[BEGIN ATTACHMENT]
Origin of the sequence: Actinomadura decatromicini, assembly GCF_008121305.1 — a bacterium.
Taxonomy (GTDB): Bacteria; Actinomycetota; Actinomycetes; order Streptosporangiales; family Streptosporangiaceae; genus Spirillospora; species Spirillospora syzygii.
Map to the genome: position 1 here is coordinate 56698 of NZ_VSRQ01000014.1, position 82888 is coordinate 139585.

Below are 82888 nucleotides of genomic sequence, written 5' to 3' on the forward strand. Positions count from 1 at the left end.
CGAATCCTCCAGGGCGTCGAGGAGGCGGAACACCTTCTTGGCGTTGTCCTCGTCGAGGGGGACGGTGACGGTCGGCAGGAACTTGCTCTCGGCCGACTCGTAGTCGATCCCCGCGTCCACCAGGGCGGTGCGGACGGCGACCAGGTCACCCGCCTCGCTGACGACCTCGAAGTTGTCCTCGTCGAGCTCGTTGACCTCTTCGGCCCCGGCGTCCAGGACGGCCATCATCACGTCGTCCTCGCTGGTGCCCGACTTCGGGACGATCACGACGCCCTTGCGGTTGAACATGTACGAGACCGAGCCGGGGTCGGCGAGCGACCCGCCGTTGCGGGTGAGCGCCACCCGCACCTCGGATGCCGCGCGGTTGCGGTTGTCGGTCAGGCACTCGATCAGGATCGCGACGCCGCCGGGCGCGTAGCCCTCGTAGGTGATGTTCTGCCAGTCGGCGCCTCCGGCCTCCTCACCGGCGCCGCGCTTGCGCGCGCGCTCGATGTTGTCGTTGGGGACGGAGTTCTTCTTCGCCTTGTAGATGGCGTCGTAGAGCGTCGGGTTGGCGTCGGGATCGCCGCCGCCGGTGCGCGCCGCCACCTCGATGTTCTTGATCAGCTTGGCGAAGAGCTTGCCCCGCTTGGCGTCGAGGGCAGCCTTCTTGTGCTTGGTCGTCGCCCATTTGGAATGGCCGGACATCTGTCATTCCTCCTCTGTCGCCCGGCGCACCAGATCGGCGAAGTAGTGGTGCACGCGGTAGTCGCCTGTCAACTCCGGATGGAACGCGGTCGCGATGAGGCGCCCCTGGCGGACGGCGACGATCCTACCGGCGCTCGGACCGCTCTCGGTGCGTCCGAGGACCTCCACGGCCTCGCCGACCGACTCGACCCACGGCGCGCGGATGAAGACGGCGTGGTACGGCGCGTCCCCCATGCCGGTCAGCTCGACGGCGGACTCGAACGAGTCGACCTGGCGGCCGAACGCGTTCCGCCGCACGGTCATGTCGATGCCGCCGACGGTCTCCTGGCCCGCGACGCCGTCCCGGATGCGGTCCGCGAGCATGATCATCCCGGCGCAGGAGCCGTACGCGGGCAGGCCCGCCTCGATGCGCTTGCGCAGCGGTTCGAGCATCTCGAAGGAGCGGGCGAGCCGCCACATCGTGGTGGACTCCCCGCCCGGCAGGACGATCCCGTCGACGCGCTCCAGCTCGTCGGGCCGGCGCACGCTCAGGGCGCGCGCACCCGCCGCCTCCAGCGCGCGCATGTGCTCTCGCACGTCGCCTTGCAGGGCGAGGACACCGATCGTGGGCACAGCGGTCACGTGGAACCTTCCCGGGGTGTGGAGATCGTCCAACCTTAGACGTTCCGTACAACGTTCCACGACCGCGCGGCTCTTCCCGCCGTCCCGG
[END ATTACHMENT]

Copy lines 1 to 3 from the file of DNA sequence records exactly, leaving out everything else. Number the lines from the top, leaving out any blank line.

Origin of the sequence: Actinomadura decatromicini, assembly GCF_008121305.1 — a bacterium.
Taxonomy (GTDB): Bacteria; Actinomycetota; Actinomycetes; order Streptosporangiales; family Streptosporangiaceae; genus Spirillospora; species Spirillospora syzygii.
Map to the genome: position 1 here is coordinate 56698 of NZ_VSRQ01000014.1, position 82888 is coordinate 139585.